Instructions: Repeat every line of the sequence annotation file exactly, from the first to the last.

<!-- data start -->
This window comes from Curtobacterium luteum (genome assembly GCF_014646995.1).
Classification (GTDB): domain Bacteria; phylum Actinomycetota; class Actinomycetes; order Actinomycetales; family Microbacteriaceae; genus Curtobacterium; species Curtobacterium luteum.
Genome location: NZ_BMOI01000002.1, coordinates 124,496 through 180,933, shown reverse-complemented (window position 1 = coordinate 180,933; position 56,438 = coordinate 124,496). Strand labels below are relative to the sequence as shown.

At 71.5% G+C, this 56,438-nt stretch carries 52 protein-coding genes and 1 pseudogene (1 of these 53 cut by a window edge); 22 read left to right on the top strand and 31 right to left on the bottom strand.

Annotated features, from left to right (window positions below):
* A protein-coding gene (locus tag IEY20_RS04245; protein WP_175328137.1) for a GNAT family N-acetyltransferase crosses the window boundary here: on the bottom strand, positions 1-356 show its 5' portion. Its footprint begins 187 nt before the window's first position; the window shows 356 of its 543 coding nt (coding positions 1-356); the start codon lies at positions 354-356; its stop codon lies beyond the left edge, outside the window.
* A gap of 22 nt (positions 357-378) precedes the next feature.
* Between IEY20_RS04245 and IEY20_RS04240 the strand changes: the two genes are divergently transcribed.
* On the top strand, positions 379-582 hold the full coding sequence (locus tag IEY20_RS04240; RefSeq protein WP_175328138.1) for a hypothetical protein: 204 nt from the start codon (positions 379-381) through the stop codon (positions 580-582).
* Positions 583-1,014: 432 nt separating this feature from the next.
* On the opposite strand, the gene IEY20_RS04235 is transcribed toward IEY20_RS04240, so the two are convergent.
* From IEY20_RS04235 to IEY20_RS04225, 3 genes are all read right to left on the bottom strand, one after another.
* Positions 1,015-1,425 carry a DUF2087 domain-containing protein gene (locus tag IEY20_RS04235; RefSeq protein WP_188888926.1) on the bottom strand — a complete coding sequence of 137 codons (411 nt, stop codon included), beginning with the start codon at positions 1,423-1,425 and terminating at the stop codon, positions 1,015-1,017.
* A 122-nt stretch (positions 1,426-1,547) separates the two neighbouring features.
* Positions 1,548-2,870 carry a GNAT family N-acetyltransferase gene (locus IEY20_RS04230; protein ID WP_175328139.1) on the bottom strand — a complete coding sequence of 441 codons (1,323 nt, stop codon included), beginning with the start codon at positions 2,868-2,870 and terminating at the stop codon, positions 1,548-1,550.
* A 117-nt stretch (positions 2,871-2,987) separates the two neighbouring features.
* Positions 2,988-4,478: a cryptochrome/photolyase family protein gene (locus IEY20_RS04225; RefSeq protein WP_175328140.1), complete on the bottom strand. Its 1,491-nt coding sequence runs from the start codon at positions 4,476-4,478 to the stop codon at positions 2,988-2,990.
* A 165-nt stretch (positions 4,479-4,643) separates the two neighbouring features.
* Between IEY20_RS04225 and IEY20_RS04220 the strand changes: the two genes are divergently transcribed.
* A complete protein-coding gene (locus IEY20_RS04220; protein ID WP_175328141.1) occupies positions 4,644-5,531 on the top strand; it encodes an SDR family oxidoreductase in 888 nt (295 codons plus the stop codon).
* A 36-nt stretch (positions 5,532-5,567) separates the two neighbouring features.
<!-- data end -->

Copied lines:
This window comes from Curtobacterium luteum (genome assembly GCF_014646995.1).
Classification (GTDB): domain Bacteria; phylum Actinomycetota; class Actinomycetes; order Actinomycetales; family Microbacteriaceae; genus Curtobacterium; species Curtobacterium luteum.
Genome location: NZ_BMOI01000002.1, coordinates 124,496 through 180,933, shown reverse-complemented (window position 1 = coordinate 180,933; position 56,438 = coordinate 124,496). Strand labels below are relative to the sequence as shown.

At 71.5% G+C, this 56,438-nt stretch carries 52 protein-coding genes and 1 pseudogene (1 of these 53 cut by a window edge); 22 read left to right on the top strand and 31 right to left on the bottom strand.

Annotated features, from left to right (window positions below):
* A protein-coding gene (locus tag IEY20_RS04245; protein WP_175328137.1) for a GNAT family N-acetyltransferase crosses the window boundary here: on the bottom strand, positions 1-356 show its 5' portion. Its footprint begins 187 nt before the window's first position; the window shows 356 of its 543 coding nt (coding positions 1-356); the start codon lies at positions 354-356; its stop codon lies beyond the left edge, outside the window.
* A gap of 22 nt (positions 357-378) precedes the next feature.
* Between IEY20_RS04245 and IEY20_RS04240 the strand changes: the two genes are divergently transcribed.
* On the top strand, positions 379-582 hold the full coding sequence (locus tag IEY20_RS04240; RefSeq protein WP_175328138.1) for a hypothetical protein: 204 nt from the start codon (positions 379-381) through the stop codon (positions 580-582).
* Positions 583-1,014: 432 nt separating this feature from the next.
* On the opposite strand, the gene IEY20_RS04235 is transcribed toward IEY20_RS04240, so the two are convergent.
* From IEY20_RS04235 to IEY20_RS04225, 3 genes are all read right to left on the bottom strand, one after another.
* Positions 1,015-1,425 carry a DUF2087 domain-containing protein gene (locus tag IEY20_RS04235; RefSeq protein WP_188888926.1) on the bottom strand — a complete coding sequence of 137 codons (411 nt, stop codon included), beginning with the start codon at positions 1,423-1,425 and terminating at the stop codon, positions 1,015-1,017.
* A 122-nt stretch (positions 1,426-1,547) separates the two neighbouring features.
* Positions 1,548-2,870 carry a GNAT family N-acetyltransferase gene (locus IEY20_RS04230; protein ID WP_175328139.1) on the bottom strand — a complete coding sequence of 441 codons (1,323 nt, stop codon included), beginning with the start codon at positions 2,868-2,870 and terminating at the stop codon, positions 1,548-1,550.
* A 117-nt stretch (positions 2,871-2,987) separates the two neighbouring features.
* Positions 2,988-4,478: a cryptochrome/photolyase family protein gene (locus IEY20_RS04225; RefSeq protein WP_175328140.1), complete on the bottom strand. Its 1,491-nt coding sequence runs from the start codon at positions 4,476-4,478 to the stop codon at positions 2,988-2,990.
* A 165-nt stretch (positions 4,479-4,643) separates the two neighbouring features.
* Between IEY20_RS04225 and IEY20_RS04220 the strand changes: the two genes are divergently transcribed.
* A complete protein-coding gene (locus IEY20_RS04220; protein ID WP_175328141.1) occupies positions 4,644-5,531 on the top strand; it encodes an SDR family oxidoreductase in 888 nt (295 codons plus the stop codon).
* A 36-nt stretch (positions 5,532-5,567) separates the two neighbouring features.